You don’t dress for the start line.

I took a little plane ride to Phoenix yesterday to help strip some brick for a friend’s remodeling project. And as I was packing, I realized I had a bit of a clothing dilemma. The temperatures in Phoenix are still reaching toward the 80s. Temperatures in Charlotte are dipping to new lows – as low as 12 degrees. I could pretty much guess what to pack for my few days in Phoenix, but what do I wear to the airport? Do I show up in a light jacket and get frostbitten from the walk to the car into the airport? Or do I wear my heavy jacket and then have to lug it around airports and keep up with it all week, knowing I won’t wear it?

I finally decided to use layers and the heaviest clothes I wanted to bring to my advantage. I dressed in leggings and a medium-thickness sweater (figured it’d be good for evenings in Phoenix), I wore my knee-high boots (those things take up a lot of room in a suitcase!) and I wore the scarf Heather made me for my birthday a couple of years ago (awesomely, it matches my new sweater perfectly! And I got several compliments on it yesterday – great job Heather) I grabbed a light jacket – I don’t typically wear it with sweaters so I kinda had to squeeze myself into it, but I was sufficiently warm in that I didn’t wonder if I might die as soon as I came in contact with the cold air.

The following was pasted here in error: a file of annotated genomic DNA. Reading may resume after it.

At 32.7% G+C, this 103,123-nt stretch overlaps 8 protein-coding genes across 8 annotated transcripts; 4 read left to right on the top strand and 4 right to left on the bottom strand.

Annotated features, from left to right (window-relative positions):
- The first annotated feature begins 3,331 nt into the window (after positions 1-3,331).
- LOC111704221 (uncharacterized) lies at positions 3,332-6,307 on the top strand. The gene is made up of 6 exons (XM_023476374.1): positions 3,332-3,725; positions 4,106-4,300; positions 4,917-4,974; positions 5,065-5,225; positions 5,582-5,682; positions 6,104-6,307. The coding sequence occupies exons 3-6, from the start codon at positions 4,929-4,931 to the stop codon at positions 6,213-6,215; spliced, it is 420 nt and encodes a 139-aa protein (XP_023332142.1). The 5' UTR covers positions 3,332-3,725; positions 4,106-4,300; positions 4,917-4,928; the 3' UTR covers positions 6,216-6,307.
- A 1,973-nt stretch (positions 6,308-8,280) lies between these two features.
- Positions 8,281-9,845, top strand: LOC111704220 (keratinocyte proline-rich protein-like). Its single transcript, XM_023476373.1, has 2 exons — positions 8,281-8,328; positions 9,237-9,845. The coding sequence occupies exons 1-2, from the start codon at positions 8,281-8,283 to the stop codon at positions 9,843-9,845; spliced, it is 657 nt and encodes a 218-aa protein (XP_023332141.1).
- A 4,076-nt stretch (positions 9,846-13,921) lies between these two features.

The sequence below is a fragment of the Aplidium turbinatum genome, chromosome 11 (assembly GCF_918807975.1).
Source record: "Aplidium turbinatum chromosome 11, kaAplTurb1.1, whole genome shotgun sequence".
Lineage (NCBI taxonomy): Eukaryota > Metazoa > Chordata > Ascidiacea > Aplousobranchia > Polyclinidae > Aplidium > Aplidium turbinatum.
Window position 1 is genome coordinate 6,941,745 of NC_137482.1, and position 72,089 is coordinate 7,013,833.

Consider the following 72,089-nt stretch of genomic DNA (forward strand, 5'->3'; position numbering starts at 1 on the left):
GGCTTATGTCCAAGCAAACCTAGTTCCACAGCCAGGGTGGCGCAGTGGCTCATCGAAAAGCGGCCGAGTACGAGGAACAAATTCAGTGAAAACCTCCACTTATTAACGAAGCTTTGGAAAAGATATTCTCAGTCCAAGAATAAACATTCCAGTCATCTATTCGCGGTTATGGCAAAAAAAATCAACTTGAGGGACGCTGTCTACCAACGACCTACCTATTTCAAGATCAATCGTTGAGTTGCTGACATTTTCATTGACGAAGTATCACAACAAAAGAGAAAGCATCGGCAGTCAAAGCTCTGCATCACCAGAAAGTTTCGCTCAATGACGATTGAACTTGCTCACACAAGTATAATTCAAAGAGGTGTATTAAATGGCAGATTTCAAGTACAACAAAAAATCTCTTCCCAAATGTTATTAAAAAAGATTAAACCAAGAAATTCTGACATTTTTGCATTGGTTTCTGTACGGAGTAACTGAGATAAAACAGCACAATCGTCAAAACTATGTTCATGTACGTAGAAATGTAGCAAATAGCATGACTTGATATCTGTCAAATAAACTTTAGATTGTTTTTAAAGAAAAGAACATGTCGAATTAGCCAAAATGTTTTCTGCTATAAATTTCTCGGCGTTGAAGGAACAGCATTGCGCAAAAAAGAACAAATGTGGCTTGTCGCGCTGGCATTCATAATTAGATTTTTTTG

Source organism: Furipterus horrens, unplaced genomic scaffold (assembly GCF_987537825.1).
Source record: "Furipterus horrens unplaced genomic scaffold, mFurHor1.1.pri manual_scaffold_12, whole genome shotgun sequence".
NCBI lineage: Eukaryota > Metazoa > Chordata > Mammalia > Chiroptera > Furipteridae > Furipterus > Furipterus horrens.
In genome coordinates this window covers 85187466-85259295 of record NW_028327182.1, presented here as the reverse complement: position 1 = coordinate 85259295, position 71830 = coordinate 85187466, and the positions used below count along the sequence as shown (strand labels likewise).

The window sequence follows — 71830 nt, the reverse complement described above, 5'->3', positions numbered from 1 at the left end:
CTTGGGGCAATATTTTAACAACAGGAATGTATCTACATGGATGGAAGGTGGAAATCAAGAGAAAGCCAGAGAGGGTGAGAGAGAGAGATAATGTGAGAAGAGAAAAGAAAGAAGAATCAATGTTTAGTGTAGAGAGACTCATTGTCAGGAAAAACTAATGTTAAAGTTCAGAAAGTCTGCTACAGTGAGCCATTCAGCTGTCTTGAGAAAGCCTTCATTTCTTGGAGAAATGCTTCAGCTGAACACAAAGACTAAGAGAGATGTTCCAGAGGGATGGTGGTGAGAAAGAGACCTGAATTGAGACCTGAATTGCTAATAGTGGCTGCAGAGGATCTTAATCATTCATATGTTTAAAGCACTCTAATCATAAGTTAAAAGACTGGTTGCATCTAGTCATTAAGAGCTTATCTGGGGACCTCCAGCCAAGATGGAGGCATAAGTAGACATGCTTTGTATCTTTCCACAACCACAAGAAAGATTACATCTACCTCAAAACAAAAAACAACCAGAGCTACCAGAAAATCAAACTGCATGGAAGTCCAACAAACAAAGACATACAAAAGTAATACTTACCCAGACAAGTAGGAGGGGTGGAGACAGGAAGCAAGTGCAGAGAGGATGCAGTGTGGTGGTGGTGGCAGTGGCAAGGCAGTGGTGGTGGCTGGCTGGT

I was telling all of this to Jeff as I drove to the airport, and then as I told him my conclusion, I blurted out with, “It’s like they say – you don’t dress for the start line.”

That’s a tip for long-distance running races. A lot of them are in the winter, and it can be pretty cold at the start line. But once you start running, your body warms up, and after a mile or two you might start to regret all those extra layers. The experts say that if you’re comfortable at the start, you’ve put on too many layers.

He of course said that I had to blog this. And so I had to share my cleverness with you (hahaha.)

One potential flaw: I got stuck in Atlanta due to an ice storm. For hours. And my fellow travelers all seemed to have big overcoats and warm fleece. My light jacket didn’t do much to help when the doorway was opened to travelers coming off the runway – brrr. My travel plans ended up taking 14 hours instead of the 6 hours I’d anticipated. A big heavy jacket would have doubled as a nice blanket or pillow. But it wasn’t all bad. And for the record – getting stuck in Atlanta is waaaay better than getting stuck in Houston. I spent a terrible 6 hours there over the summer during a hurricane.

And I finally made it out of cold Atlanta. I sit now in Phoenix without the burden of a huge heavy jacket to weigh me down. It was 61 degrees when Anil picked me up at midnight and I felt perfect in my outfit I’d chosen for travel. And I’m feeling a little bit content right now, thinking about how running can have a good influence – even when it’s not about running.